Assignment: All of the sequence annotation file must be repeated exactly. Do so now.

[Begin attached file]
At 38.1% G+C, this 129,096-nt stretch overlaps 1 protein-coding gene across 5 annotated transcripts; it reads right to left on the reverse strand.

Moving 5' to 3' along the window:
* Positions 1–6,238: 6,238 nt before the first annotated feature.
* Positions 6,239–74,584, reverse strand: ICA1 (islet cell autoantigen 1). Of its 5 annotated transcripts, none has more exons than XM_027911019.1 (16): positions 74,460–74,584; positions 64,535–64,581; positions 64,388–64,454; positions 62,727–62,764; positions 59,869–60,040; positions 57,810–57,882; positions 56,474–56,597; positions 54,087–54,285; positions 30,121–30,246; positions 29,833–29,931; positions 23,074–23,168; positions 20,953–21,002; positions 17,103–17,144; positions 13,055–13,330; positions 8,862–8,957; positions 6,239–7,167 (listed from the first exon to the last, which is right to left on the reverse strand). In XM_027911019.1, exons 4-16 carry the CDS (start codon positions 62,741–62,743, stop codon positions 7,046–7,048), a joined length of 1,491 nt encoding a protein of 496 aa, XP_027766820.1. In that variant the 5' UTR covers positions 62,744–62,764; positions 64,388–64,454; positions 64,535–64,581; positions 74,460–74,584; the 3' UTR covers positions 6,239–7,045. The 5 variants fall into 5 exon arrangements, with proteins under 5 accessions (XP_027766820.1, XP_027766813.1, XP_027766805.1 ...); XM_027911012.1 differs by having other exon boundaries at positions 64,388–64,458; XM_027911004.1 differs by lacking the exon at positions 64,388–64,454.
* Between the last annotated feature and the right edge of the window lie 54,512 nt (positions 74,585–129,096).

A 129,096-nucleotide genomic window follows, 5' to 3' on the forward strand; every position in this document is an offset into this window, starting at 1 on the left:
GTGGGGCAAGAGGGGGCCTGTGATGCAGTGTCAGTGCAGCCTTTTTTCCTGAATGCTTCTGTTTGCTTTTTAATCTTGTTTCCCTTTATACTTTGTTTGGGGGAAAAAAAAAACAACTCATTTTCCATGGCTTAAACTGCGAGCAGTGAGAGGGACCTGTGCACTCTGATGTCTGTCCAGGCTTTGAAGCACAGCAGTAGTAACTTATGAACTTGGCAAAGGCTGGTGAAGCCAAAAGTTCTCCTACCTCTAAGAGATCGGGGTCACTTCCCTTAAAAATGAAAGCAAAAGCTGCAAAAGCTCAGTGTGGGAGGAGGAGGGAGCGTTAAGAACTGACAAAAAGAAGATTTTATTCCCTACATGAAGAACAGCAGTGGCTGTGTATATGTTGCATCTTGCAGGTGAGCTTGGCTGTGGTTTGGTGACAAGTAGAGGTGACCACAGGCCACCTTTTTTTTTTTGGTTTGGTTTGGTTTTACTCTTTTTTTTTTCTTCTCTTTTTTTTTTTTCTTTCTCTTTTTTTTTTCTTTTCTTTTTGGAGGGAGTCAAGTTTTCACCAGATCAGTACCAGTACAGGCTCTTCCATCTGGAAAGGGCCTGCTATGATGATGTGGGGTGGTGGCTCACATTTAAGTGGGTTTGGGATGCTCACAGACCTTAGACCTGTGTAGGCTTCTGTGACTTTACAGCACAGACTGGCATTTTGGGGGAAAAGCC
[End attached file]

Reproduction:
At 38.1% G+C, this 129,096-nt stretch overlaps 1 protein-coding gene across 5 annotated transcripts; it reads right to left on the reverse strand.

Moving 5' to 3' along the window:
* Positions 1–6,238: 6,238 nt before the first annotated feature.
* Positions 6,239–74,584, reverse strand: ICA1 (islet cell autoantigen 1). Of its 5 annotated transcripts, none has more exons than XM_027911019.1 (16): positions 74,460–74,584; positions 64,535–64,581; positions 64,388–64,454; positions 62,727–62,764; positions 59,869–60,040; positions 57,810–57,882; positions 56,474–56,597; positions 54,087–54,285; positions 30,121–30,246; positions 29,833–29,931; positions 23,074–23,168; positions 20,953–21,002; positions 17,103–17,144; positions 13,055–13,330; positions 8,862–8,957; positions 6,239–7,167 (listed from the first exon to the last, which is right to left on the reverse strand). In XM_027911019.1, exons 4-16 carry the CDS (start codon positions 62,741–62,743, stop codon positions 7,046–7,048), a joined length of 1,491 nt encoding a protein of 496 aa, XP_027766820.1. In that variant the 5' UTR covers positions 62,744–62,764; positions 64,388–64,454; positions 64,535–64,581; positions 74,460–74,584; the 3' UTR covers positions 6,239–7,045. The 5 variants fall into 5 exon arrangements, with proteins under 5 accessions (XP_027766820.1, XP_027766813.1, XP_027766805.1 ...); XM_027911012.1 differs by having other exon boundaries at positions 64,388–64,458; XM_027911004.1 differs by lacking the exon at positions 64,388–64,454.
* Between the last annotated feature and the right edge of the window lie 54,512 nt (positions 74,585–129,096).

A 129,096-nucleotide genomic window follows, 5' to 3' on the forward strand; every position in this document is an offset into this window, starting at 1 on the left:
GTGGGGCAAGAGGGGGCCTGTGATGCAGTGTCAGTGCAGCCTTTTTTCCTGAATGCTTCTGTTTGCTTTTTAATCTTGTTTCCCTTTATACTTTGTTTGGGGGAAAAAAAAAACAACTCATTTTCCATGGCTTAAACTGCGAGCAGTGAGAGGGACCTGTGCACTCTGATGTCTGTCCAGGCTTTGAAGCACAGCAGTAGTAACTTATGAACTTGGCAAAGGCTGGTGAAGCCAAAAGTTCTCCTACCTCTAAGAGATCGGGGTCACTTCCCTTAAAAATGAAAGCAAAAGCTGCAAAAGCTCAGTGTGGGAGGAGGAGGGAGCGTTAAGAACTGACAAAAAGAAGATTTTATTCCCTACATGAAGAACAGCAGTGGCTGTGTATATGTTGCATCTTGCAGGTGAGCTTGGCTGTGGTTTGGTGACAAGTAGAGGTGACCACAGGCCACCTTTTTTTTTTTGGTTTGGTTTGGTTTTACTCTTTTTTTTTTCTTCTCTTTTTTTTTTTTCTTTCTCTTTTTTTTTTCTTTTCTTTTTGGAGGGAGTCAAGTTTTCACCAGATCAGTACCAGTACAGGCTCTTCCATCTGGAAAGGGCCTGCTATGATGATGTGGGGTGGTGGCTCACATTTAAGTGGGTTTGGGATGCTCACAGACCTTAGACCTGTGTAGGCTTCTGTGACTTTACAGCACAGACTGGCATTTTGGGGGAAAAGCC